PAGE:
So George was riding one of the greatest races in all of cycling, on the verge of making himself immortal in the eyes of the classics gods, when his Centrum Silver racing/touring/comfort bike fork sheared sending him to the ground, fracturing his collar bone.

I'm just having fun. It's obvious that anything could break at any time regardless of the quality or price of the component. I still hate that Trek tastes too much like vanilla. It's a good classic flavor, but it's got no flava! One of these days I'll get a shot of mine and show you what it should look like.

Hopefully George will recuperate fast.

Image courtesy of

T-Tags: , , , , ,

Sunday, April 09, 2006

but why don't they just ride on the roads...

Welcome to Cycleboredom's live coverage of's live coverage of the 104th running of Paris-Roubaix. Yes, I'm typing this live but you ain't gettin' it live. Update of race at this point:
10:06 EST 47k to finish
Postal has the most cards in the deck as Hincapie has Hoste and Gussev to help him. Boonen amazingly has NO ONE!?
10:09 EST 45k to finish
I'm going to stop the live coverage as the Bontrager handlbar/stem/fork decided to break on Hincapie's bike and he's crashed into the ditch! WTF!!!!! Why can't this guy get a F-ING break?!
10:11 EST
I have to go outside and pick up the things I threw out the window. Why does a team w/ that much money have to ride freaking OEM house brand parts? Did anyone see Lance's bike in last year's Tour? Beautiful frame, wheels, Shimano groupset, and a RaceLite stem!?! Again, WTF? Granted Trek made him a carbon handlebar that doesn't look like it belongs on [ed.note-offensive remark to follow] some oldie's steel tourer. Honestly, who makes a race bar w/ 90° angle on it and thinks that's what the public wants? It looked and felt ridiculous.
10:23 EST 34k to finish
No word on the condition of George. The break has Boonen (Quick-Step), Van Petegem (Davitamon), Cancellara (CSC), Ballan (Lampre), Flecha (Rabobank), Eisel (FDJ), and amazingly Hoste and Gusev (Discovery).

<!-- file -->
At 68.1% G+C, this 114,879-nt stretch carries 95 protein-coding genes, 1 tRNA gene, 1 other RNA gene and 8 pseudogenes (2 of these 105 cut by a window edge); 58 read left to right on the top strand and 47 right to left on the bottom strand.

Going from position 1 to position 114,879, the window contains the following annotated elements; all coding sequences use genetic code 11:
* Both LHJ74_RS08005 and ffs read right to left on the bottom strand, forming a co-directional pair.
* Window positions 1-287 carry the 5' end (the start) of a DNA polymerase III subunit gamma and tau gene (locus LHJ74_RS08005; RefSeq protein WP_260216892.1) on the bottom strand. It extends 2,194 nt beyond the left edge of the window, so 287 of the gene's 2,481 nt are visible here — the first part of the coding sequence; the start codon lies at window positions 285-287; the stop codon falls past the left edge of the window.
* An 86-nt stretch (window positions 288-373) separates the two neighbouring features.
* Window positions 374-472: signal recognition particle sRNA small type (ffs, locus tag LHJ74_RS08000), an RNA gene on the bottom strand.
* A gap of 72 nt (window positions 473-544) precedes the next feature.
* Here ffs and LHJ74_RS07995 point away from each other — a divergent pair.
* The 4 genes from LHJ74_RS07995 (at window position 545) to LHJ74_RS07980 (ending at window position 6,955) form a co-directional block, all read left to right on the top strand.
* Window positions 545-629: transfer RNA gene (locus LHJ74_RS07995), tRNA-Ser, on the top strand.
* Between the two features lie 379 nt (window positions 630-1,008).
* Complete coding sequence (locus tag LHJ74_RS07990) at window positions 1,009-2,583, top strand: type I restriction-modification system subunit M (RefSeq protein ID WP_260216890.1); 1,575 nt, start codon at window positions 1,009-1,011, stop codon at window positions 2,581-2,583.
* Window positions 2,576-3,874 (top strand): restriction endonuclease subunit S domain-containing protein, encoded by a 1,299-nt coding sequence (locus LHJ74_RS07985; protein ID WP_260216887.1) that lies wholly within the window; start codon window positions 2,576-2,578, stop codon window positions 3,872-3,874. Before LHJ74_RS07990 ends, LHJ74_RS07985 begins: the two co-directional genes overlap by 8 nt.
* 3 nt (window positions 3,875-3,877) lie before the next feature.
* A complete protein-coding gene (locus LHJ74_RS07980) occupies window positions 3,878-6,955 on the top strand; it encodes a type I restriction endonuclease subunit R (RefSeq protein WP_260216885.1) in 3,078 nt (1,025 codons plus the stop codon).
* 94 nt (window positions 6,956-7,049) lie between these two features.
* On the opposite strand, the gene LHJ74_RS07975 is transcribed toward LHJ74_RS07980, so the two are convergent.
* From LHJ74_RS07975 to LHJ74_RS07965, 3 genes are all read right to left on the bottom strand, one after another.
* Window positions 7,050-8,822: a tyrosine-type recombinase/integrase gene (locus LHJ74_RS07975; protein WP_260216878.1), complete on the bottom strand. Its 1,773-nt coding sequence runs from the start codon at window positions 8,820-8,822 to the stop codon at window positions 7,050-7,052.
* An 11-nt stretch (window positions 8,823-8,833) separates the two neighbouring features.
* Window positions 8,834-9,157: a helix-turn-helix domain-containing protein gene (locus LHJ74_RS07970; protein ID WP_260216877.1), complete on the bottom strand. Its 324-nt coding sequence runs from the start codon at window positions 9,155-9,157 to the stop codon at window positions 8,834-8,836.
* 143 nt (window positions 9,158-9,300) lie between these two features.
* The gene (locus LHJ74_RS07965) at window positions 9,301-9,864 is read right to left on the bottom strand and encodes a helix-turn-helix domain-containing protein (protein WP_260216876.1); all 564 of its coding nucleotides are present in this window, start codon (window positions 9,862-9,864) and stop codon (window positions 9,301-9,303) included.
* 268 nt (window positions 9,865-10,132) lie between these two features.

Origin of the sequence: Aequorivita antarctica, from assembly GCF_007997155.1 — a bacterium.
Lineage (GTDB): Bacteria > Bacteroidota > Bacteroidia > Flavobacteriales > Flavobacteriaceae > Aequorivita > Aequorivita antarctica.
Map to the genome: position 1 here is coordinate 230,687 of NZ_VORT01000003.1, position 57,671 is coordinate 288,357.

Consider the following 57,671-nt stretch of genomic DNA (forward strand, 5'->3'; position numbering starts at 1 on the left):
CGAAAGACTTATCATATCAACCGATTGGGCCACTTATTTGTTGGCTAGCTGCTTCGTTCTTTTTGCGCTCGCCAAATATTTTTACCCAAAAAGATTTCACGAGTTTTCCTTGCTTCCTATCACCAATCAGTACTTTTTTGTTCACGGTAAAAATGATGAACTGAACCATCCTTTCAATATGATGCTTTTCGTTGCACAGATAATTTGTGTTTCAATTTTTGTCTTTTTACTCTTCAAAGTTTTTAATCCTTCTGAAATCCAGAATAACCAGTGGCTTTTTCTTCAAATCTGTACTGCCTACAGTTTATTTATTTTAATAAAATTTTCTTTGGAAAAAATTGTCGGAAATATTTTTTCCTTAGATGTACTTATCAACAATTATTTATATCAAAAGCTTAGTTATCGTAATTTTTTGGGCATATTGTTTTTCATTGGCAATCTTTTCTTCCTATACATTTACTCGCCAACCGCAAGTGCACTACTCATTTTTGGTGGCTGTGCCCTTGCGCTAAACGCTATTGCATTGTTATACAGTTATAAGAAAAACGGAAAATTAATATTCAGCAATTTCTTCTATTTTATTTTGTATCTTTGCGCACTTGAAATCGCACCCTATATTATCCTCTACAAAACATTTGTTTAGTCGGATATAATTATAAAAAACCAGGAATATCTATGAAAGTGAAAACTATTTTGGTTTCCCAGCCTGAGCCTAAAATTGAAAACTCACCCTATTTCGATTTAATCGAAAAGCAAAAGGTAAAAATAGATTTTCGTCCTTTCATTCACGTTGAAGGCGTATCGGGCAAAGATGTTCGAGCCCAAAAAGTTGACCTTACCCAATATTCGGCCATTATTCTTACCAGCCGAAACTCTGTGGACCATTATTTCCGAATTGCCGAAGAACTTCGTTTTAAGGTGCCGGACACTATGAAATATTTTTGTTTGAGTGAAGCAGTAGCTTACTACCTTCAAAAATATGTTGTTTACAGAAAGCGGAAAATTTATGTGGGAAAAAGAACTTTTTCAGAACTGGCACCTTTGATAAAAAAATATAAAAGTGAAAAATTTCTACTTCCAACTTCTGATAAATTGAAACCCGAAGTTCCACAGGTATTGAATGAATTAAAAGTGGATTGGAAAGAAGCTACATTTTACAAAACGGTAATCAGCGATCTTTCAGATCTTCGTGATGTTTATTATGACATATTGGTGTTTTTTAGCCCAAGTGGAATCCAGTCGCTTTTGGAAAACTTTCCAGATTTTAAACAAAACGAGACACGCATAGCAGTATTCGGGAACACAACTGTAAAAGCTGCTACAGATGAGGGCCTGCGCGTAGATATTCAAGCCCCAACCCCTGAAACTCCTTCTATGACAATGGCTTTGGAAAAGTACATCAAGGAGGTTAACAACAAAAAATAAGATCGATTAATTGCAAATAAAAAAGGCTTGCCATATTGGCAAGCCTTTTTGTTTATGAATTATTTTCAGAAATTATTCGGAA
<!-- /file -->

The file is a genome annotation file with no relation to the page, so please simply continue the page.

10:27 EST 31k to finish
Perhaps this is Hincapie's legacy. He's turning into the Raymond Poulidor of Paris-Roubaix. (look up Anquetil and Poulidor)
10:33 EST 27k to finish
Boonen is powering the break as usual w/ a little help from Gussev. Lars Michelson (CSC) was in the break just before I started and I wanted to comment that I had a chance to meet him back in 2004. He's been racing for a while now, but he still has great form and seems to be in a bunch of important breaks. I remember him making a comment that the shop I worked for at the time only seemed to carry Trek. I assured him that was the, wait, wasn't the case... I also got to meet the rest of the CSC team at the time which included Bobby Julich; he's so dreamy. The DS for the race the next day was Sean Yates! When he walked in he asked me in a voice and manner straight out of a Guy Ritchie movie, "Who's the proprietor of this establishment?" It seemed dramatic at the moment, but all he needed was some bike tubes. But it was bike tubes w/ an English accent; much better.
10:49 EST 17k to finish
Everybody seems to want to blow the race apart. Cancellara had just attacked w/ Gusev going along, but it seems that Gussev is already on the rivets and can't keep the effort. Discovery still has 2 riders in the front where everyone else is by themselves. This is the race situation that George always wanted, but never had... WTF!!!
10:52 EST
I have to go outside and pick up my laptop that I just threw out the window.
10:54 EST
Fabian Cancellara leads w/ Hoste, Gussev, and Van Petegem chasing at 0'09. Looks like Boonen has fallen behind. That would make things a little better in light of Hincapie falling.
10:56 EST 10k to finish
Cancellara has a 31' gap over the chasers. Who would have thought this was to be the race today? It's refreshing, but still plain weird to watch it unfold. Only 2 cobbled sections to go and from what I remember, they're more ceremonial (meaning well-kept) versus the farm cart paths that they're usually punishing themselves on.
11:00 EST 8k to finish
Boonen's group was STOPPED BY A TRAIN!! Beautiful. If you haven't noticed this isn't impartial journalism by any means!
11:03 EST 6k to finish
Cancellara just finished the 2nd set of cobbles and has a 45' gap on the chase group. Unless he runs directly into a wall he should take this. Anything is possible in this race though.
11:06 EST 5k to finish
Hoste seems to be the stronger of the top 2 finishers from Flanders, but he's not going to get a win in either. It's actually nice to see Boonen suffer. It makes his wins more plausible in these days of doping. You always get that twinge in the back of your mind that he can't possibly be that good. It happend to me w/ Lance too, so shut it!
11:09 EST 3k to finish
The Disco boys are starting to screw around w/ Van Petegem. Who's going to take the coveted 2nd spot on the podium? I can't be too sarcsastic, I'd be floored to be anywhere near those damn steps! It's great for your career, and super for your sponsors as their logo is up there for all those photographers. So it's going to be networking solutions followed by either a cable tv channel or vitamins.